Tamil Nadu, on the other hand, was of the view that water should be retained in the dam till it reaches 142 feet.

Water flowing through the Mullaperiyar dam under a bright white sky and around it is greeneryWIKI COMMONS/BY BIPINKDAS AT MALAYALAM WIKIPEDIA, CC BY-SA 3.0
news Dams Wednesday, October 27, 2021 - 09:36

The Kerala government on Tuesday, October 26, asked the neighbouring state of Tamil Nadu to maintain the water level in the Mullaperiyar dam at 137 feet. Kerala made the demand as the water level in the over-a-century-old dam reached 137.60 feet. Tamil Nadu, on the other hand, was of the view that water should be retained in the dam till it reached 142 feet. This discussion of the high-level committee meeting held on Tuesday in view of the rising water levels of the dam was made public by Kerala Water Resources Minister Roshy Augustine in his Facebook post. The minister said that in 2018, the Supreme Court had directed that the water level in the dam be maintained at 139.99 feet.

However, since the situation is worse now due to the ongoing rainy season, if water is drained from Mullaperiyar, it would flow into Idukki dam where in the present situation, huge quantities of water cannot be stored, he said. The minister said that Kerala also asked Tamil Nadu to store water from the Mullaperiyar in Vaigai and Madurai.

Leader of Opposition in the Kerala Assembly, VD Satheesan, wrote to Tamil Nadu Chief Minister MK Stalin stating that both states need to jointly find a permanent and scientific solution to the problem. He said that due to the ongoing rains, dams in Kerala were filled to the brim and requested the Tamil Nadu government to help the state build a safe and strong new reservoir at Mullaperiyar as the safety and future of millions of people was at stake.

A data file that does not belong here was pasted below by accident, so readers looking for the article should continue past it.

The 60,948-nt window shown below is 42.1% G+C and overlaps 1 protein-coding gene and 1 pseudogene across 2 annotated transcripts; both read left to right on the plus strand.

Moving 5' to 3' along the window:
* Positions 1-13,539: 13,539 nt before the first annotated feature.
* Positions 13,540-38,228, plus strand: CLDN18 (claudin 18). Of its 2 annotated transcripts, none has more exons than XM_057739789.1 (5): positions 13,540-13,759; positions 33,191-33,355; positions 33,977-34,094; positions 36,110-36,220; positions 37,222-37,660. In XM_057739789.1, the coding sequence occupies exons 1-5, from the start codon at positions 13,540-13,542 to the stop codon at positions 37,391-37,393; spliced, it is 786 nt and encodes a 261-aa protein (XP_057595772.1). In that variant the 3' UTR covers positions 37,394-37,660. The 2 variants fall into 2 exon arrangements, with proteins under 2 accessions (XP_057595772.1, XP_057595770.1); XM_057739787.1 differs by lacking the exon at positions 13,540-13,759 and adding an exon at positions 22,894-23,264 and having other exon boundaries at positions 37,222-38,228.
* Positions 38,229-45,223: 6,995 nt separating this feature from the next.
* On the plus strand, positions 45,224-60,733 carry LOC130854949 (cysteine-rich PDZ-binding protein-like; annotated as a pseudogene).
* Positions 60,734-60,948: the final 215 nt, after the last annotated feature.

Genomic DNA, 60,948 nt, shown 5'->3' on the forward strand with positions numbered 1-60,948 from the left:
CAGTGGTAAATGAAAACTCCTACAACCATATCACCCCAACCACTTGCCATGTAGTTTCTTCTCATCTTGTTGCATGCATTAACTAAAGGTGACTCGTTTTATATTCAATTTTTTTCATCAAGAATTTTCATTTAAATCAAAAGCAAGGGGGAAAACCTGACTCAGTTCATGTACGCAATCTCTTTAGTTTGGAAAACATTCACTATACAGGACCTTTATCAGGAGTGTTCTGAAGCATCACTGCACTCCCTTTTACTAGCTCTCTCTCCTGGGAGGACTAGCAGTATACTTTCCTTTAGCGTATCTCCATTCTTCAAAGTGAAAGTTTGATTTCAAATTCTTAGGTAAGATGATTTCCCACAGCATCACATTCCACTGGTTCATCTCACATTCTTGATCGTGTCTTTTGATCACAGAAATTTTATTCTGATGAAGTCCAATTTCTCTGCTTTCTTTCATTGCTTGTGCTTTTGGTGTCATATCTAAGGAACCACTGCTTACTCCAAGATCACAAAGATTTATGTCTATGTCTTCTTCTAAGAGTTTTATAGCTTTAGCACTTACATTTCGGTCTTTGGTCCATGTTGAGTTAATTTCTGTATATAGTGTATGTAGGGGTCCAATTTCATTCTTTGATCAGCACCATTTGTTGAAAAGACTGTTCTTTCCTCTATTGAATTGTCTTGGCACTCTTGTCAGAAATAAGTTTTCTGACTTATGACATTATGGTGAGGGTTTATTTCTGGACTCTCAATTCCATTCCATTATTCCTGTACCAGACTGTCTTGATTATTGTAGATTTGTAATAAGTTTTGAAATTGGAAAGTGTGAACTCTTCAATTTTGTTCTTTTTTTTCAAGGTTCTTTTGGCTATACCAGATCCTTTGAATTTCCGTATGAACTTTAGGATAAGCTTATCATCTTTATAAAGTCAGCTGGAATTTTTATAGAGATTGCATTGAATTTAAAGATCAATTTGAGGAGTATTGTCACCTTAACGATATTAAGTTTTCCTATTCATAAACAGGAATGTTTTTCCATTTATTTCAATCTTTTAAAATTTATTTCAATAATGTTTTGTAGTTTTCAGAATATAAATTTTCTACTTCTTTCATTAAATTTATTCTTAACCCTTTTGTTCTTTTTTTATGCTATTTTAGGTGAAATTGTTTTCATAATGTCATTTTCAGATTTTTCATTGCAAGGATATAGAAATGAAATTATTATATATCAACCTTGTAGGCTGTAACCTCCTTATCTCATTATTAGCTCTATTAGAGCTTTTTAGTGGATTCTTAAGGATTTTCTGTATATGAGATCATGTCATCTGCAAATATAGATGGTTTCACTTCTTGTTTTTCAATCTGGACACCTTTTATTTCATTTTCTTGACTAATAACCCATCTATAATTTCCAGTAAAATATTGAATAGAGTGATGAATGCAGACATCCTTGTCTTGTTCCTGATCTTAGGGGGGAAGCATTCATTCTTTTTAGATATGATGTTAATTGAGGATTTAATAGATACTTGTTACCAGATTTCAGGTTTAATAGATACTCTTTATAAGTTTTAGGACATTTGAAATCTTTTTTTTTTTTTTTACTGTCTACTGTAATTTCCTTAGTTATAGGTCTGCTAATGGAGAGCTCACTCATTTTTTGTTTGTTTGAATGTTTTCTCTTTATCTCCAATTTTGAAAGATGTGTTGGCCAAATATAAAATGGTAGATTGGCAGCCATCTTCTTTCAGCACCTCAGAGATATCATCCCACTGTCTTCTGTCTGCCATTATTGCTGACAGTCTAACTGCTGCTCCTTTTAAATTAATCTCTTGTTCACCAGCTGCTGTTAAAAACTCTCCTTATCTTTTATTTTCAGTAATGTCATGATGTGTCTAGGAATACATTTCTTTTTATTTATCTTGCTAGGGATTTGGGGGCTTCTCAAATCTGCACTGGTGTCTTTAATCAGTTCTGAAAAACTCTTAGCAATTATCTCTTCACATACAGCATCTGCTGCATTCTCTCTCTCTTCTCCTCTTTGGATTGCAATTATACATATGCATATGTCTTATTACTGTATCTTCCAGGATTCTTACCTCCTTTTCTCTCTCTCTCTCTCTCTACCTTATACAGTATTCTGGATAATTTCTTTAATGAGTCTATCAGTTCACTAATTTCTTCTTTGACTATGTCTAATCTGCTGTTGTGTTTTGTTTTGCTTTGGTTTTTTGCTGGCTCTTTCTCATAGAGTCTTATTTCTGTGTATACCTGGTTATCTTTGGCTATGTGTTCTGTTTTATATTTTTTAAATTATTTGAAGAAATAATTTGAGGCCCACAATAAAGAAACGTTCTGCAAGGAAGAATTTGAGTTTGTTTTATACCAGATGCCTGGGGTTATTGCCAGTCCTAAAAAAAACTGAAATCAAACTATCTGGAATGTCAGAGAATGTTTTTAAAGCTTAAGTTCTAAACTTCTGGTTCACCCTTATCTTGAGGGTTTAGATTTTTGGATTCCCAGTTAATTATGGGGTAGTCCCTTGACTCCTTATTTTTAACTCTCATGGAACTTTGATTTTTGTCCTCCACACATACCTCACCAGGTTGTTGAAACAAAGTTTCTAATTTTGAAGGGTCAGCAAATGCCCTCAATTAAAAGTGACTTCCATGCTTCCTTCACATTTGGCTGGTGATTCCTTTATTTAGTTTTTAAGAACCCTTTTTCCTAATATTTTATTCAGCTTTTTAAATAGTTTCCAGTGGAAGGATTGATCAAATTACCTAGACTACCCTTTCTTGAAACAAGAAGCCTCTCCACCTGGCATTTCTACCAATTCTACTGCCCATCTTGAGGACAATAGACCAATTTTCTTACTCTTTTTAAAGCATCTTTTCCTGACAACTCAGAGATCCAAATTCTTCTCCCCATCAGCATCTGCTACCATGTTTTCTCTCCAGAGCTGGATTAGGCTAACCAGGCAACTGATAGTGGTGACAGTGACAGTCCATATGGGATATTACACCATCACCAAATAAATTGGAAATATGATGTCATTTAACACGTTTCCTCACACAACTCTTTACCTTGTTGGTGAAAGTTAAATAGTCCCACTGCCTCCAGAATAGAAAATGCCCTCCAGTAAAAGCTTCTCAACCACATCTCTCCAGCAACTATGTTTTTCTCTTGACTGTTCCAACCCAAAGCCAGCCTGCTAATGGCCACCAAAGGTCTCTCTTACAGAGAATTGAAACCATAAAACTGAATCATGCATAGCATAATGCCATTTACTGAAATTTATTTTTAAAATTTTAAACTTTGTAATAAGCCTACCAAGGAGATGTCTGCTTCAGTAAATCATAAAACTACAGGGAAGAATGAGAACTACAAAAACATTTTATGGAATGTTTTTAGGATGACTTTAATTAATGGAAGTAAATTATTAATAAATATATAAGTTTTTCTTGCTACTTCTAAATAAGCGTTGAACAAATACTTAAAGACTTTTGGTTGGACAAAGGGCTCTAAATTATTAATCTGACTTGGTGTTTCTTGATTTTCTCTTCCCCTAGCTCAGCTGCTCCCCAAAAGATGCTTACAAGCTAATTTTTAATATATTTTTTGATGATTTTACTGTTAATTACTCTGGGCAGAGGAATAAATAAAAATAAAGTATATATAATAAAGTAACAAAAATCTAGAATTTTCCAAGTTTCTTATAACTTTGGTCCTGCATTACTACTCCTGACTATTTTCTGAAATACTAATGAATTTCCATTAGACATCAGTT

Kerala has been insisting on building a new dam, citing safety concerns, but Tamil Nadu is against it, saying the present structure was strong. On Tuesday morning Kerala Governor Arif Mohammed Khan said, “I think already everybody knows that the dam is very old. So something new needs to be done. But how to reach an amicable settlement, that is something on which people are working on the matter. Whenever there is any water dispute, then the judiciary is also involved.”

The Governor's statement came a day after the Supreme Court directed the supervisory committee to take a "firm decision" on the maximum water level to be maintained in Mullaperiyar dam. The apex court has directed all the authorities concerned to interact immediately on an urgent basis on the issue. The top court told Kerala's counsel that their officers should responsibly interact with the concerned officers of Tamil Nadu and the committee on the issue.

Responding to queries in the Assembly on Monday, Kerala Chief Minister Pinarayi Vijayan had slammed social media scaremongers claiming 'danger' to Mullaperiyar dam and warned of legal action against such elements. The CM had also told the state Assembly that the government is committed to its demand for a new dam at Mullaperiyar despite opposition, including from the Union government.

The Mullaperiyar dam, built in 1895 on Periyar River in Idukki district of Kerala, is operated by the Tamil Nadu government for its irrigation and power generation needs.

Also read: From Mullaperiyar dam to sand mining: A history of the slow death of Kerala’s rivers

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